Learning to flourish
is to help children to flourish. By this we mean: to learn with purpose, live with optimism and act with kindness, wholeheartedly engaged in the world outside.
Learning to flourish
Our mission is to help children to flourish. By this we mean: to learn with purpose, live with optimism and act with kindness, wholeheartedly engaged in the world outside.
Making and Growing at Highfield Oval
We work in the beautiful Highfield Oval in Harpenden. In partnership with YWAM Harpenden, the site’s owners, we have created an eco garden in the orchard and offer creative opportunities for children and community to enjoy nature. Children and their foster carers from across Hertfordshire join us regularly to take part in woodland adventures and nature-based craft activities. We provide local care homes with all the resources they need to be creative with nature, such as growing and using plant dyes and flower drying and arranging. Our schools programme helps local children to engage with the history of the site, a former children’s home with a culture of outdoor learning. Our work is made possible by the National Lottery Heritage Fund.
The Nature of Home is a programme of resources for key stage 2 history and PSHE. The programme explores the history of the children’s home, which opened in 1913, and the meaning of home and belonging for us all.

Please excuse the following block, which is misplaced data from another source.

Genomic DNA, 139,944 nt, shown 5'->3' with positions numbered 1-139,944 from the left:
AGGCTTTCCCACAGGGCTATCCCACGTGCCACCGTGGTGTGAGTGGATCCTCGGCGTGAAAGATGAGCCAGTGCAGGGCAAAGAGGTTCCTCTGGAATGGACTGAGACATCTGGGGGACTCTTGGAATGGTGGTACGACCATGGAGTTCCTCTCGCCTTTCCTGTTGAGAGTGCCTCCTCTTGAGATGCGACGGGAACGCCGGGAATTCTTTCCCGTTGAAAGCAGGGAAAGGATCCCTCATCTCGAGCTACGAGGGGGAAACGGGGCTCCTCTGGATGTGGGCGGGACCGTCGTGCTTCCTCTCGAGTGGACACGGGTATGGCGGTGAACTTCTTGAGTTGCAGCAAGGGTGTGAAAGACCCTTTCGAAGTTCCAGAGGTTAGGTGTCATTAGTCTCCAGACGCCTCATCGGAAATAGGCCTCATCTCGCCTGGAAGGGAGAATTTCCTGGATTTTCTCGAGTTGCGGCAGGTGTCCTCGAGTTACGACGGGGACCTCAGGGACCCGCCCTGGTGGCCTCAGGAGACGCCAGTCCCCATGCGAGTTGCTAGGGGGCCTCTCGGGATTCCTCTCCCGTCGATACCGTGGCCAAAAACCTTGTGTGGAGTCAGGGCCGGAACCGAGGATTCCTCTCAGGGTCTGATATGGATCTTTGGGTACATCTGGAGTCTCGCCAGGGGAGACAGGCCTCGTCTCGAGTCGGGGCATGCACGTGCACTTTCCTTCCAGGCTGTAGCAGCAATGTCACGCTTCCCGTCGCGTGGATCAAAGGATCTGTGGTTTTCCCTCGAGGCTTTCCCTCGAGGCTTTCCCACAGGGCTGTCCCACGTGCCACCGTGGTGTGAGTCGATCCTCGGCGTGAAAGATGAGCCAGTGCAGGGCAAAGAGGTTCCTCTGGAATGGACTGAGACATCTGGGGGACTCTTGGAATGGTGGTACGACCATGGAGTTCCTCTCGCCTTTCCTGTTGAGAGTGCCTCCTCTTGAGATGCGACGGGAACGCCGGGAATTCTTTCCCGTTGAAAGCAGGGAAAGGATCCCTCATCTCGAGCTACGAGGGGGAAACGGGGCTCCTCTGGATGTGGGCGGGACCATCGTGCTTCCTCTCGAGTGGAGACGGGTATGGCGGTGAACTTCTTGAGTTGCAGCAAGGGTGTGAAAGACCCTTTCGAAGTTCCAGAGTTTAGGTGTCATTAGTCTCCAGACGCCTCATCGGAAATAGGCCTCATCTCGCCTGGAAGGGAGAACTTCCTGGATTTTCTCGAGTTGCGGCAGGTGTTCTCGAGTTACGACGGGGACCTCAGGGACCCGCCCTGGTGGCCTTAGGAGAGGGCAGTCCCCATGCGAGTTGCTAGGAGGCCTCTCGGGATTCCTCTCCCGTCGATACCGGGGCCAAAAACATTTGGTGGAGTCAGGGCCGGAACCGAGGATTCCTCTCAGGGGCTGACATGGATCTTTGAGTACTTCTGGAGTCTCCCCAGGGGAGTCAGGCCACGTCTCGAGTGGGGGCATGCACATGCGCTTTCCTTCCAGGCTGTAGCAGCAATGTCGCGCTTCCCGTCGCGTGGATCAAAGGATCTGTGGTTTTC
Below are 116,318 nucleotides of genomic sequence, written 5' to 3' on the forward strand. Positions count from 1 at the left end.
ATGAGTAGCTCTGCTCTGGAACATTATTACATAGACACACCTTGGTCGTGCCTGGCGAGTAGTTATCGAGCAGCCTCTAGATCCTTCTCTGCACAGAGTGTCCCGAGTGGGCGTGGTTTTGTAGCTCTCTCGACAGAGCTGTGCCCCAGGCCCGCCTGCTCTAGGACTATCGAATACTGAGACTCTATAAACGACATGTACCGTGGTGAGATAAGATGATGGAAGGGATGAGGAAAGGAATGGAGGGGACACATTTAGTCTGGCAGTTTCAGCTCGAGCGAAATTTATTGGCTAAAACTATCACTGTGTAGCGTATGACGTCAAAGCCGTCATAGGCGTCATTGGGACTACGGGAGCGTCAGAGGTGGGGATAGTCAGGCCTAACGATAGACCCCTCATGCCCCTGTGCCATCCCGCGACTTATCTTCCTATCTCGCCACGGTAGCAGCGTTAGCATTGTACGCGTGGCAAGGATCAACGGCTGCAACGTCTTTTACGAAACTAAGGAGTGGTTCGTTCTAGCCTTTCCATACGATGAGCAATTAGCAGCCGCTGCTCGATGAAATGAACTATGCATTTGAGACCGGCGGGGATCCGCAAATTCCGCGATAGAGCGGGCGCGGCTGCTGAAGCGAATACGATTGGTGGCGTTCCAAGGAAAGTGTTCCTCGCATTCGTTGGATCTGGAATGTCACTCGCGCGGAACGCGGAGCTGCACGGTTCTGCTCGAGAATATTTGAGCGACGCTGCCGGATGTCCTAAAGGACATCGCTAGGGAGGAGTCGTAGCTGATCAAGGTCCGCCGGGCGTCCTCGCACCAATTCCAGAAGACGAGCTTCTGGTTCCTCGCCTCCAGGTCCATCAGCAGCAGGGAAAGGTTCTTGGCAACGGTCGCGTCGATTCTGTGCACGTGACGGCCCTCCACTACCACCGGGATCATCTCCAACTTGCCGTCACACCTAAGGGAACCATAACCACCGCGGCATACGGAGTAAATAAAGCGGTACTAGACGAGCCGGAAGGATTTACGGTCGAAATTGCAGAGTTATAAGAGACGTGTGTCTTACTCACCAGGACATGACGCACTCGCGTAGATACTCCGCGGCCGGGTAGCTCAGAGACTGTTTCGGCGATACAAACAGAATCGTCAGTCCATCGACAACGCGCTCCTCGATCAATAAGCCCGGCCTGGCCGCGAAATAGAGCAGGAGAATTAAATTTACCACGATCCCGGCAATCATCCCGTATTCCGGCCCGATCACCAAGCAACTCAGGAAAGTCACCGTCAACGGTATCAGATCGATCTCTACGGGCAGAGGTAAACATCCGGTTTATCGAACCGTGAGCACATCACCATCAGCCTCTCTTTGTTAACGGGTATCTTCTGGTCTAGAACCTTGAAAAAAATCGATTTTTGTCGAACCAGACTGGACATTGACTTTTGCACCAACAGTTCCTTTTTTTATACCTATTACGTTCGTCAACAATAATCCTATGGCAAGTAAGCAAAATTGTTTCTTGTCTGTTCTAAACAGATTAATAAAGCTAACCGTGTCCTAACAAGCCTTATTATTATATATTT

Everyone can get involved in Making and Growing at Highfield Oval, whether helping to recreate the former kitchen gardens, learning new crafts and eco-gardening skills or sharing and gathering memories of life at the children’s home.
There are lots of opportunities for families to get Making and Growing, both at home and in the beautiful surroundings of Highfield Oval.
Wholehearted Childhood provides training and support to help schools design values-based curricula, energised with big ideas, mind-friendly learning, rich experiences, and real world purpose.
The story of Highfield Oval
Highfield Oval and the nearby children’s sanatorium in Harpenden represent a significant chapter in the history of children’s care. Founded in 1913 in the belief that children thrive in an abundance of sunshine and fresh air, the Oval contained orchards, fields and bluebell woods and once ran its own farm. Outdoor learning was at the heart of life, especially at the Sanatorium, which had open-air classrooms. Children were taught many crafts and skills, including growing food, printing and making furniture and clothes.